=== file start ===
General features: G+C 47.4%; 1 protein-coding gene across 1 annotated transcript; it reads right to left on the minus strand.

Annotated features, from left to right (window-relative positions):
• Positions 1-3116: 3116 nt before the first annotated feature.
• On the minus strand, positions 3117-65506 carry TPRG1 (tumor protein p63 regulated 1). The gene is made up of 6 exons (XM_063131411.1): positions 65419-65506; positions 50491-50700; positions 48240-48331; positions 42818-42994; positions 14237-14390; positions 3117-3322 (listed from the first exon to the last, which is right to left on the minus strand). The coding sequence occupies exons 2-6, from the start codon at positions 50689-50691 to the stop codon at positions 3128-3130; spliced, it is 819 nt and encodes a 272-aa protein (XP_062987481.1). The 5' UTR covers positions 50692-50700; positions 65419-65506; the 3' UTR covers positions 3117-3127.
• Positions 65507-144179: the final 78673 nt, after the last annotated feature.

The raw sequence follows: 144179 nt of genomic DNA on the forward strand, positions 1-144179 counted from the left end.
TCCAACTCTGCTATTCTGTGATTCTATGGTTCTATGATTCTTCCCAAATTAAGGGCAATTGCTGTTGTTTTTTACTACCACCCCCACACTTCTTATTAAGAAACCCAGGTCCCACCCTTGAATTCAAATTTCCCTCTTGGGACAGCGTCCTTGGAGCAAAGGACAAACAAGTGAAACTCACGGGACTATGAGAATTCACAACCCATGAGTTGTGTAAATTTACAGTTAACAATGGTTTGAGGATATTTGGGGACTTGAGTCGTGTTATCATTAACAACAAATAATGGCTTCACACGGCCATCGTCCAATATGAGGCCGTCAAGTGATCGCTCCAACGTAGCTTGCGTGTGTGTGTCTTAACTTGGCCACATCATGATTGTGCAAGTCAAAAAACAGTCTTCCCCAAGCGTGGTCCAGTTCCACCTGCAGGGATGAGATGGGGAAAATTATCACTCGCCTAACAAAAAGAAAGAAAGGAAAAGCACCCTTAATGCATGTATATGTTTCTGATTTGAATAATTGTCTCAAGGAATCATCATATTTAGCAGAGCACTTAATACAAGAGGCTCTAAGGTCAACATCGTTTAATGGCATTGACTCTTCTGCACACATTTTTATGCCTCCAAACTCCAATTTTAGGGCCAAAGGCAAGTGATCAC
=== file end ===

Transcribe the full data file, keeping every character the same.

General features: G+C 47.4%; 1 protein-coding gene across 1 annotated transcript; it reads right to left on the minus strand.

Annotated features, from left to right (window-relative positions):
• Positions 1-3116: 3116 nt before the first annotated feature.
• On the minus strand, positions 3117-65506 carry TPRG1 (tumor protein p63 regulated 1). The gene is made up of 6 exons (XM_063131411.1): positions 65419-65506; positions 50491-50700; positions 48240-48331; positions 42818-42994; positions 14237-14390; positions 3117-3322 (listed from the first exon to the last, which is right to left on the minus strand). The coding sequence occupies exons 2-6, from the start codon at positions 50689-50691 to the stop codon at positions 3128-3130; spliced, it is 819 nt and encodes a 272-aa protein (XP_062987481.1). The 5' UTR covers positions 50692-50700; positions 65419-65506; the 3' UTR covers positions 3117-3127.
• Positions 65507-144179: the final 78673 nt, after the last annotated feature.

The raw sequence follows: 144179 nt of genomic DNA on the forward strand, positions 1-144179 counted from the left end.
TCCAACTCTGCTATTCTGTGATTCTATGGTTCTATGATTCTTCCCAAATTAAGGGCAATTGCTGTTGTTTTTTACTACCACCCCCACACTTCTTATTAAGAAACCCAGGTCCCACCCTTGAATTCAAATTTCCCTCTTGGGACAGCGTCCTTGGAGCAAAGGACAAACAAGTGAAACTCACGGGACTATGAGAATTCACAACCCATGAGTTGTGTAAATTTACAGTTAACAATGGTTTGAGGATATTTGGGGACTTGAGTCGTGTTATCATTAACAACAAATAATGGCTTCACACGGCCATCGTCCAATATGAGGCCGTCAAGTGATCGCTCCAACGTAGCTTGCGTGTGTGTGTCTTAACTTGGCCACATCATGATTGTGCAAGTCAAAAAACAGTCTTCCCCAAGCGTGGTCCAGTTCCACCTGCAGGGATGAGATGGGGAAAATTATCACTCGCCTAACAAAAAGAAAGAAAGGAAAAGCACCCTTAATGCATGTATATGTTTCTGATTTGAATAATTGTCTCAAGGAATCATCATATTTAGCAGAGCACTTAATACAAGAGGCTCTAAGGTCAACATCGTTTAATGGCATTGACTCTTCTGCACACATTTTTATGCCTCCAAACTCCAATTTTAGGGCCAAAGGCAAGTGATCAC